## Adventures in Haskell – Type inference

I’m learning Haskell, so I thought I’d write about my adventures as I go along.

One of the first things I noticed about Haskell (apart from the obvious, such as being functional) is that it is very good about type inference. This means that the vast majority of the time, I don’t need to tell Haskell what types to use for my functions (although it’s good style), and I don’t have to tell it what types to use for my variables. For example, consider this simple, inefficient function for calculating the Fibonacci sequence:

```fib 0 = 1
fib 1 = 1
fib n = fib (n - 1) + fib (n - 2)```

Haskell was able to automatically infer that the function has the type `(Num t, Num t1) => t -> t1`, which means it takes a number and returns a number. Even though I didn’t declare any types, it’s still strongly typed; if I try to execute `fib "1"`, I get the error “`No instance for (Num [Char])`“, which is Haskell’s way of saying that a string (a list of characters) is not a number.

As I said, it’s good practice to declare the types of functions. In this case, our code should look like this:

```fib :: (Integral t) => t -> t
fib 0 = 1
fib 1 = 1
fib n = fib (n - 1) + fib (n - 2)```

This tells it the input should be an `Integral` type (either `Int` or `Integer`, equivalent to Java’s `int` or `BigInteger`). I’ve restricted it because, while passing it 10.0 is fine, passing it 10.1 will not terminate. Passing it -1 will also not terminate, but that’s a separate issue. It also says that the output type is the same as the input type, unlike the inferred types, where the input may be an `Int` while the output’s an `Integer`. Notice how there’s only one type variable `t` instead of `t` and `t1`.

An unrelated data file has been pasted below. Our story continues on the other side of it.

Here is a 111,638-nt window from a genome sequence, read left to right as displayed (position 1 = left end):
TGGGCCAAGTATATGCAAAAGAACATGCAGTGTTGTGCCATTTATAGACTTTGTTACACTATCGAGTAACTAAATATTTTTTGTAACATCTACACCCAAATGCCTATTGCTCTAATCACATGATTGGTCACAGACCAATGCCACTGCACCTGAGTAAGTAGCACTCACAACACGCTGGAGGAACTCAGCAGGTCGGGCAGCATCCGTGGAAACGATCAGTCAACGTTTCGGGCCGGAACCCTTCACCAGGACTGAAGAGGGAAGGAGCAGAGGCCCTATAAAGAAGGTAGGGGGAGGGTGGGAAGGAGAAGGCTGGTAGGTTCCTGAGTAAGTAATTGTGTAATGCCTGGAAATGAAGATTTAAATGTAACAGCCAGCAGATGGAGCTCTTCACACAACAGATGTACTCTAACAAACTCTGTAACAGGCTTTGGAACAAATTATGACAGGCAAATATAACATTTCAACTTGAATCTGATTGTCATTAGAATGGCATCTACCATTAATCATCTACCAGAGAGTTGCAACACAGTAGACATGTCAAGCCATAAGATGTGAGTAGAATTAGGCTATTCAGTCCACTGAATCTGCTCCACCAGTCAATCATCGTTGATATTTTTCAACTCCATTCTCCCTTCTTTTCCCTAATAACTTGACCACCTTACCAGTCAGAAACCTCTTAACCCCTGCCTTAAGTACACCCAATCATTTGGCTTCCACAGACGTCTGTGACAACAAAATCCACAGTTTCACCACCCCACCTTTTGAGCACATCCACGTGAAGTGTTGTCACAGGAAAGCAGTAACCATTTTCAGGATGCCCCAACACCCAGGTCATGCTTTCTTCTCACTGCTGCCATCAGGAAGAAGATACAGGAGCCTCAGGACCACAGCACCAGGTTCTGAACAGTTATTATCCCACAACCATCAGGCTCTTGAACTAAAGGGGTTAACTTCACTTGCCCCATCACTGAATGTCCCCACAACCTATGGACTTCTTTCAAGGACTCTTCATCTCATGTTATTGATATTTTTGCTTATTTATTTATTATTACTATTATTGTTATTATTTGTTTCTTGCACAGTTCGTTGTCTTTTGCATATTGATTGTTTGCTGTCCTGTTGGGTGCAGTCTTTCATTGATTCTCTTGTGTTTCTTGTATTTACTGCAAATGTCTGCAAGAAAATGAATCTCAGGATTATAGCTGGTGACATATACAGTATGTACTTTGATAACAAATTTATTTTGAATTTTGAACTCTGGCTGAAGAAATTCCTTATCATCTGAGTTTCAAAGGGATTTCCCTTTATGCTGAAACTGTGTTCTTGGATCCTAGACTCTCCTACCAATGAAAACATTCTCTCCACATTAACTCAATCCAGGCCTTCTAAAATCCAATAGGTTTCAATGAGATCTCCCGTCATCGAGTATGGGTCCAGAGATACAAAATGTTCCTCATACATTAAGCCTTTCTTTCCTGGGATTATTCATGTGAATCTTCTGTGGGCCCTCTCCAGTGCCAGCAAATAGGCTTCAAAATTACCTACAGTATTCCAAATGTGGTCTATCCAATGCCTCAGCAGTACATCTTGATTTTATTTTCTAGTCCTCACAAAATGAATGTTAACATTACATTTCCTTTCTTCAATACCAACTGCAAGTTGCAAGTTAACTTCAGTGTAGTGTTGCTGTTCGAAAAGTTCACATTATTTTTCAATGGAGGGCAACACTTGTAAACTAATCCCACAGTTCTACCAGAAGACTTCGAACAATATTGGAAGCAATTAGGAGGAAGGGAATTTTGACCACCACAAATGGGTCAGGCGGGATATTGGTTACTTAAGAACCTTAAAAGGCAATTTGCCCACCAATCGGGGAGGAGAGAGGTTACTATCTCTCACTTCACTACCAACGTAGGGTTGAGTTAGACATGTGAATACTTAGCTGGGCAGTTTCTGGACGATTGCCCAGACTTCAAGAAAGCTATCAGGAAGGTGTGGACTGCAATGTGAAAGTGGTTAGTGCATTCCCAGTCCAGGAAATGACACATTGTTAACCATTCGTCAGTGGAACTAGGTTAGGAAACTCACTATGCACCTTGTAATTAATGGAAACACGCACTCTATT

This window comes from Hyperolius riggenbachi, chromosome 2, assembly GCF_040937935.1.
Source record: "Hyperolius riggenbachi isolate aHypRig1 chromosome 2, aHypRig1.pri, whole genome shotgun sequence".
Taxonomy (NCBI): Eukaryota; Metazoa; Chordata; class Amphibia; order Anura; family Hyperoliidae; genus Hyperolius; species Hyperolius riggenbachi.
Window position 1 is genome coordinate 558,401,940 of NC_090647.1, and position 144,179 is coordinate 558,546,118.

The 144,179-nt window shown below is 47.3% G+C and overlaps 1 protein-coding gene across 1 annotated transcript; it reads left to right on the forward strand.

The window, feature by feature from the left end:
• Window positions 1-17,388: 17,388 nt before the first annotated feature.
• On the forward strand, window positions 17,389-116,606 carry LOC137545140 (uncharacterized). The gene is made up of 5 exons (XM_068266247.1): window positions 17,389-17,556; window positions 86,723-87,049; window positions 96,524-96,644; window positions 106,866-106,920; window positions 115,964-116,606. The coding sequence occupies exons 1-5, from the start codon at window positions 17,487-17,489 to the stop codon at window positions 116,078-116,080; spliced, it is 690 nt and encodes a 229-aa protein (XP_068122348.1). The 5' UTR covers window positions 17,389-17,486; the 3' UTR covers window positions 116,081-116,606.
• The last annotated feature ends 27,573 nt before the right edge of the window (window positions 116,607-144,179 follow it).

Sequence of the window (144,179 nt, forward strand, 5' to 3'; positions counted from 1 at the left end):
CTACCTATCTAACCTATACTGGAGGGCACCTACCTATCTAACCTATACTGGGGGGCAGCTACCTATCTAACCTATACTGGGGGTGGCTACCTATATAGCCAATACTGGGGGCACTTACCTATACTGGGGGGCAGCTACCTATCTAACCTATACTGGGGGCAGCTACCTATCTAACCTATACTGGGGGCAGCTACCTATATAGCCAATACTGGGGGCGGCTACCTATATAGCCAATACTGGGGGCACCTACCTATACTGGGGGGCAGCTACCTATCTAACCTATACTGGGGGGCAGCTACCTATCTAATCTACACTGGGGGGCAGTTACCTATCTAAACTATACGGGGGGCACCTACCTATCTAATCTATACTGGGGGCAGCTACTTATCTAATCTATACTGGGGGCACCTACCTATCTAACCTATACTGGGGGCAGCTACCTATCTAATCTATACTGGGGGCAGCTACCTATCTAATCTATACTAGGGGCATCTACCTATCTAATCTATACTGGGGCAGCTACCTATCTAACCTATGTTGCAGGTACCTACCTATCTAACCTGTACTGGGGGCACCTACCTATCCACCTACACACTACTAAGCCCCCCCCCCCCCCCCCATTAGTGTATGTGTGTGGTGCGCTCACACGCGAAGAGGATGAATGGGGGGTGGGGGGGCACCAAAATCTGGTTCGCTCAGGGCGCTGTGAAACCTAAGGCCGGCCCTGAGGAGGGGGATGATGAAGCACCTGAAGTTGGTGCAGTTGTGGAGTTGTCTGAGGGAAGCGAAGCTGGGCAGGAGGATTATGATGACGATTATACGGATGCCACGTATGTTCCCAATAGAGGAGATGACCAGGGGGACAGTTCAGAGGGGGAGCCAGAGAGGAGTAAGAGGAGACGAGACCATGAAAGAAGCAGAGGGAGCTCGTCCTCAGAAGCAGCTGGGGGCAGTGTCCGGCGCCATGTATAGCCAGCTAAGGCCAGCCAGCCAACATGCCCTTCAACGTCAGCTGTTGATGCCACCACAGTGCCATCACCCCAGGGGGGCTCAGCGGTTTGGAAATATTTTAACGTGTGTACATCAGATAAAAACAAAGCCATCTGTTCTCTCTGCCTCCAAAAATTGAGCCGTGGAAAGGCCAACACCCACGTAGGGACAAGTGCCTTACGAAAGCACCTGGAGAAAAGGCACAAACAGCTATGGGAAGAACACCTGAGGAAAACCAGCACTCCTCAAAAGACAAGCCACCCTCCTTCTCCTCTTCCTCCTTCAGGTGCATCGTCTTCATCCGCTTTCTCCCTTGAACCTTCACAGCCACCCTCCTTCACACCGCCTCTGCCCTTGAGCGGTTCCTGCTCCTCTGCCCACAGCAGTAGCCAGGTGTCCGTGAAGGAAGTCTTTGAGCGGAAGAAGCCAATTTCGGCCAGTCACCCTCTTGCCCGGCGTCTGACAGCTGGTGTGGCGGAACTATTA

There are cases where type inference fails. One example is passing the output of a function that can return anything into a function that can accept anything. Specifically, `print (read "1")` will fail to compile with the error “`Ambiguous type variable `a' in the constraints`“. The type for `read` is `(Read a) => String -> a`, and the type for `print` is `(Show a) => a -> IO ()`. The type variable `a` can be matched with any type that has an instance for `Show` and `Read` (implements the interfaces, in Java terminology). Since many will fit, the compiler does not not which one to use. In this case, we have to tell it like so: `print (read "1" :: Int)`.